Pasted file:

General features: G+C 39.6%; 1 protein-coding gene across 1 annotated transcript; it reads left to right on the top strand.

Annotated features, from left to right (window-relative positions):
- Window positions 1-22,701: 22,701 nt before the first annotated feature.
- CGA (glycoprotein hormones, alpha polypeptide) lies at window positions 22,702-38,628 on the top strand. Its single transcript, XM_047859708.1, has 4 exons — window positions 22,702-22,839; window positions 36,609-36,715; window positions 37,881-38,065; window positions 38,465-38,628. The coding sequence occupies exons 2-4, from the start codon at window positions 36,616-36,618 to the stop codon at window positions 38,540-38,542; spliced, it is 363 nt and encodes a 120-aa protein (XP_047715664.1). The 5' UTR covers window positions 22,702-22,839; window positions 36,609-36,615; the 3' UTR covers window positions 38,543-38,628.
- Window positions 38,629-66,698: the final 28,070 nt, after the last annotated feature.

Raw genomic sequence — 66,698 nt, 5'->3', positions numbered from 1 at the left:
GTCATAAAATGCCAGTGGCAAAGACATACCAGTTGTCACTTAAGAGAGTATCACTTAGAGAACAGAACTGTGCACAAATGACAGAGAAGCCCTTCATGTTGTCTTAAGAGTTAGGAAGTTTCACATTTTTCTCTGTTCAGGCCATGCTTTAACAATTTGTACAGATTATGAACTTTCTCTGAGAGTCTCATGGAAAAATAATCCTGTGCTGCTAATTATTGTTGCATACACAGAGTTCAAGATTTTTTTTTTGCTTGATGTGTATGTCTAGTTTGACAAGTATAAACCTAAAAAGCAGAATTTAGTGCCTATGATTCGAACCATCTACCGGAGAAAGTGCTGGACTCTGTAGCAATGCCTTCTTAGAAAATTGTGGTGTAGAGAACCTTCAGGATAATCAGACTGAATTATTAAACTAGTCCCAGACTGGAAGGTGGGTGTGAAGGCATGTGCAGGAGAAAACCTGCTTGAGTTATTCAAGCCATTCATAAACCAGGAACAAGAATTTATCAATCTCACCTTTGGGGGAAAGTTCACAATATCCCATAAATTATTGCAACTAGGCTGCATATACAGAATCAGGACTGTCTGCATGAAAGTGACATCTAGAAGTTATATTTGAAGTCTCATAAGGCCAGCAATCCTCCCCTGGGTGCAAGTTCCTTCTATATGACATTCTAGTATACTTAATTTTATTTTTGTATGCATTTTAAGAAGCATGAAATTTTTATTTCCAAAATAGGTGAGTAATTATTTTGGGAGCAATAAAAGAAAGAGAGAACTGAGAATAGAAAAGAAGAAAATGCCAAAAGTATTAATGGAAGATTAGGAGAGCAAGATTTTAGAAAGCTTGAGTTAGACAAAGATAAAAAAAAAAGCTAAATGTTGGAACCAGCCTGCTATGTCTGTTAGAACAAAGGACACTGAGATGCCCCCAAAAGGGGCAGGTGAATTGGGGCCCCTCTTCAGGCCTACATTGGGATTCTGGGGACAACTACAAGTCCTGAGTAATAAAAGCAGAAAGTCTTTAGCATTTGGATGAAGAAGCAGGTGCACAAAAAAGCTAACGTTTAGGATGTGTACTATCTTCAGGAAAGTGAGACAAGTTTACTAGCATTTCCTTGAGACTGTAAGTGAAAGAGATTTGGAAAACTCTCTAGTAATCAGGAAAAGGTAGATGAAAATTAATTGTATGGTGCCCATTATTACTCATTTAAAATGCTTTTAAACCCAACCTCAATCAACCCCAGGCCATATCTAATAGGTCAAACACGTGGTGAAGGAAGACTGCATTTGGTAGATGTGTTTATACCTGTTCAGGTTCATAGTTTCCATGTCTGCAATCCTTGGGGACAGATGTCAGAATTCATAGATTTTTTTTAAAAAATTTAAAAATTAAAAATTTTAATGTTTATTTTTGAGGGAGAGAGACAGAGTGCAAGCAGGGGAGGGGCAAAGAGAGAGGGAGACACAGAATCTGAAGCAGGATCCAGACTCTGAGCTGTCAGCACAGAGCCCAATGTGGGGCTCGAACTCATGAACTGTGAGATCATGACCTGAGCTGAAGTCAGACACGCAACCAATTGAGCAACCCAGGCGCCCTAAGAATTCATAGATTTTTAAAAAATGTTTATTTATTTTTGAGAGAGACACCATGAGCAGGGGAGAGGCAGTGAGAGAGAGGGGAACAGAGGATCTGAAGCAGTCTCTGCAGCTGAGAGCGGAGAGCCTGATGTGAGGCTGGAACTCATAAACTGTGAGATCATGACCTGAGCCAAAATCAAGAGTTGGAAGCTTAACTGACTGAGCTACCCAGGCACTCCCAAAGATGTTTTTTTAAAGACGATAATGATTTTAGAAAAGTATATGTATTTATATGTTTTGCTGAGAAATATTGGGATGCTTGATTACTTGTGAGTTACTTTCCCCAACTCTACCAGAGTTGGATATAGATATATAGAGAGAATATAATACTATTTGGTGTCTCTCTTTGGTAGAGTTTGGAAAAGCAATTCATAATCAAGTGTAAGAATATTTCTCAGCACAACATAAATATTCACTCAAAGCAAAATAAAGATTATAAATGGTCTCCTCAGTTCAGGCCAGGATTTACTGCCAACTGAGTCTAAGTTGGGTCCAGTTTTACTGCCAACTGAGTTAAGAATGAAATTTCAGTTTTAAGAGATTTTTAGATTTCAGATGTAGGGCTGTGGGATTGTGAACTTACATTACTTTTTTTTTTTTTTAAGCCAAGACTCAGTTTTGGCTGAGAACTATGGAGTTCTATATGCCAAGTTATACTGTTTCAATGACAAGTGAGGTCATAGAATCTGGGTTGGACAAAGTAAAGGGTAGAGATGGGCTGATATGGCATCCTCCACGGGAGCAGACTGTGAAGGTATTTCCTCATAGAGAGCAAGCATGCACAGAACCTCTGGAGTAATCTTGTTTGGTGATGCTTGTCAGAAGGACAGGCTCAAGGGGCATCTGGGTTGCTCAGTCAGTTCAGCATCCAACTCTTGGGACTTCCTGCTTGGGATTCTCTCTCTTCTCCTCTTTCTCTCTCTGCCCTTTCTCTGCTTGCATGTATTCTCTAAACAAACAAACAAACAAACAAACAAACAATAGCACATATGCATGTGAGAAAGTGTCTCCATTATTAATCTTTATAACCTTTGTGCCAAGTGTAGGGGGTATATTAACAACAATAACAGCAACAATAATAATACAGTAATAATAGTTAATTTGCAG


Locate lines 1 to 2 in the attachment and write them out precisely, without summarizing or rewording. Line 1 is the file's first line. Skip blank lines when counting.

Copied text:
General features: G+C 39.6%; 1 protein-coding gene across 1 annotated transcript; it reads left to right on the top strand.

Annotated features, from left to right (window-relative positions):